The itinerary sounds like heaven to Seth and I, but I am aware that this is a lot of baseball. The last time we tried to baseball all day long, at the Angels/A’s double header, we discovered a noticeable, yet far from unworkable, difference in our baseball thresholds. If you recall, the first game wasn’t exactly a short one and the second game went into extra innings. I wanted the second game to go on for as many innings as necessary for an Angels victory — an Angels victory that, alas, did not materialize — while suddenly, about the 10th inning, after some 9 hours of baseball, Seth was ready to be done. We stayed until the end — because he loves me very, very much and is a wonderful husband — but that last inning was a little much for him.
Now, we have agreed that what this really says is that I am a crazy person and not that he is a wimp. No, really, I would be that insane fan still watching the game from our seats at 2 a.m…in the 18th inning…on a week night…in the rain…with an early meeting awaiting me the next day, while Seth would have more sensibly wanted to go home sometime around midnight or so and at least be dry while catching the end of the game on the radio. However, knowing that this crazy person/passionate yet more sensible fan discrepancy exists is highly useful information and is the reason we’ve left the exact number of WBC we’re attending TBD and Sunday wide open to any whim that might take us. We’ll figure out what makes us both happy this trip, and know better how to plan for future baseball trips. But, however things work out, I know we’re going to have a blast together! We always do.
In the meantime, yes, I know the Angels have yet to win a game. I guess that’s supposed to concern me, but I have a really hard time getting too wound up about the overall record of extra early Spring Training games, when we’re still changing pitchers every single inning, changing the majority of the lineup at the 3rd/4th inning and again at the 6th/7th inning and during which few if any of the regular players are even on the field. And especially not when most of the pitchers MLB-wide are so very, very rusty. This is the very reason we have spring training — so that it’s February and March that look like this, instead of April and May. So, for now, I’m just going to revel in the glorious sounds of baseballs striking leather gloves and the crack of the bat on nicely hit balls — all of which sound so much clearer and more true to the live sounds of the ballpark on a ST broadcast than they do on a regular season broadcast where you have so much more crowd noise and sound-baffling cement – and in the promise of hearing those sounds live and seeing more improved performances and more regular players in just a few weeks.
Hello blogosphere, it’s been a few weeks…a completely unintended borderline hibernation, in fact. Anyway, as a result of the time off, my brain is a jumble of what to blog about first…especially because the Angels have had quite the quiet January, a very good thing really, considering the team is basically set at this point. So, here goes:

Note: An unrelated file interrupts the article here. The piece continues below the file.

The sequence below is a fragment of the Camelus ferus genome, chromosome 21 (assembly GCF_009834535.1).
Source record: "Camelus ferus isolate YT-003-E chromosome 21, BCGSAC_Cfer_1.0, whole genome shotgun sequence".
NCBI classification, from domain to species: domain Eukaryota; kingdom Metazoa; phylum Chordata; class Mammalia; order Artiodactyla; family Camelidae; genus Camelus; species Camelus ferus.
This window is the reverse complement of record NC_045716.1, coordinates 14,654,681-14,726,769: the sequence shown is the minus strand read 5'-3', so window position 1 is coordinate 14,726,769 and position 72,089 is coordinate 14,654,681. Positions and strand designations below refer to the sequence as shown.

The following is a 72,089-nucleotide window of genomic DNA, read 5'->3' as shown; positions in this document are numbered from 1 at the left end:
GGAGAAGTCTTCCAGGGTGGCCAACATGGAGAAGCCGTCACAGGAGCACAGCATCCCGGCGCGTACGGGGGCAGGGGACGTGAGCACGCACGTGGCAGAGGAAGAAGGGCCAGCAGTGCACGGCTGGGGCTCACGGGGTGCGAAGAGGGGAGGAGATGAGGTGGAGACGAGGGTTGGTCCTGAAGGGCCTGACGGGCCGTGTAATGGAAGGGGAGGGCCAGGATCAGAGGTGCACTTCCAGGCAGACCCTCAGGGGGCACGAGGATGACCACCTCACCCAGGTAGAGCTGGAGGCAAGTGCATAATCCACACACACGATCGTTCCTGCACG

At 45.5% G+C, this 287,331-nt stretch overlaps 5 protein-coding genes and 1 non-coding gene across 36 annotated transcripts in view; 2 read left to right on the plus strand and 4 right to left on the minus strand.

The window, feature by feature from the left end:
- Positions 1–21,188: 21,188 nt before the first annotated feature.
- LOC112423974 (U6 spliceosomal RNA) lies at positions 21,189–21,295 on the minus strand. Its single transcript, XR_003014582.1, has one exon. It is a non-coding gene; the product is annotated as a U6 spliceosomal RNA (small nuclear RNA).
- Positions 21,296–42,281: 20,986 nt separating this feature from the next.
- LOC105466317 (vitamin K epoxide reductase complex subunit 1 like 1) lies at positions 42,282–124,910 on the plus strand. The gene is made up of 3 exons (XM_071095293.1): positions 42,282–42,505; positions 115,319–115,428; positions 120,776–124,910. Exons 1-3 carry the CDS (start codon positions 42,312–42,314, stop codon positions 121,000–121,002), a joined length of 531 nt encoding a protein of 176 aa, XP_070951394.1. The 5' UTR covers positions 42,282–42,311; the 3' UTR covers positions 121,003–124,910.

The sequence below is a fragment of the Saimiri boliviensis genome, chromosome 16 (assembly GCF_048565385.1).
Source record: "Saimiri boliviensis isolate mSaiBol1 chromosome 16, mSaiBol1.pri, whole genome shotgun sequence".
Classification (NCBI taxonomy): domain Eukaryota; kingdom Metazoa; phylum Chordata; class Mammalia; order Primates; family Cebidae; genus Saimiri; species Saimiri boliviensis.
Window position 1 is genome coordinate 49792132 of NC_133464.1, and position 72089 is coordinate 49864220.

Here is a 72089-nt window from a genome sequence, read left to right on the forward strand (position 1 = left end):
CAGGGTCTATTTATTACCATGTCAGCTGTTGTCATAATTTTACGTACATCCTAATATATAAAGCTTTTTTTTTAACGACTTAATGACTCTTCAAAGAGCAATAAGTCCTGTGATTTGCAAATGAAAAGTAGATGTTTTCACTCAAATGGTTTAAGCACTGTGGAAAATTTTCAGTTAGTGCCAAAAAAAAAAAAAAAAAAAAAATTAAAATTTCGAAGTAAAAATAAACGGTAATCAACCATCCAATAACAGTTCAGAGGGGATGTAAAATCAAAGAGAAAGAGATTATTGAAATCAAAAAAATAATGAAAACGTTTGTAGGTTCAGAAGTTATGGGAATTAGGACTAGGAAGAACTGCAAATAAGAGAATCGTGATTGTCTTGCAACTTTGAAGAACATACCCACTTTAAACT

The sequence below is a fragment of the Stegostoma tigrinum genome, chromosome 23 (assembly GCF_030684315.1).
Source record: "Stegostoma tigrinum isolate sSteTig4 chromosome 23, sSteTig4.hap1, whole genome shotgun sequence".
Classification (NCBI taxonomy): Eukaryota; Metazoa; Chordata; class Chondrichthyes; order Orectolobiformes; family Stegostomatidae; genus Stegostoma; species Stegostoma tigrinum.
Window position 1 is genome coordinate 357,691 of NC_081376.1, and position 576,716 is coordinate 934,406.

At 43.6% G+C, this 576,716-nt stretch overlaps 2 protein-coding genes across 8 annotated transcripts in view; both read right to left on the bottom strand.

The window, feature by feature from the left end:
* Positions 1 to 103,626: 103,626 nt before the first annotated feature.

I adored the interview with Joan Jett on Hot Stove last Friday. I’ve always loved her music and I had a vague idea that she’s an O’s fan, but I had no idea exactly how much of a kick ass baseball fan she is until the interview. I giggled and cheered when she said, perfectly mater of factly, that she keeps an iPad on stage, open to the MLB Gameday Ap when she tours during baseball season. *flashes the universal sign for ‘rock on’ with genuine enthusiasm* It’s always nice to hear how absolutely not alone I am in being unable to refrain from checking…okay, being all but glued to…the Gameday Ap at wholly inappropriate times.
I’m sure that, by now, everyone has seen the second trailer for 42 but just in case…
I cannot tell you how excited I am for this movie. Wow! The trailer looks so good, that it literally gives me goose bumps of anticipation. I can’t wait! On another note, what does is say about me that the perfectly real crack of the ball on that bat at the end is absolutely music to my offseason ears? You know, other than nutcase? In all seriousness, I think that sound is good therapy for the offseason blues. Until someone either invents a “Crack O’the Bat” white noise generator for baseball fans, or Spring Training games start airing, I recommend watching the trailer every few days…and I know that only some of you are judging me right now while the rest are nodding right along. 😉
So, as I mentioned, I hadn’t planned on hibernating for any length of time this offseason. But, sadly, I’m coming to find that Januarys may just find me mopey and unproductive for the foreseeable future. One year ago my husband and I lost our best friend, Chet. I assumed that the anniversary of his death wouldn’t hit me so hard, but I was reminded once again that there really is no timetable for mourning. However, it is infinitely better to mourn than to forget and sharing good memories definitely takes the raw edge off. As it happens, a few of the many happy memories that have been getting us through this time are centered around the Angels. One of the last times we three hung out together before Chet started to get really sick was at the Angels’ Labor Day game against the Mariners.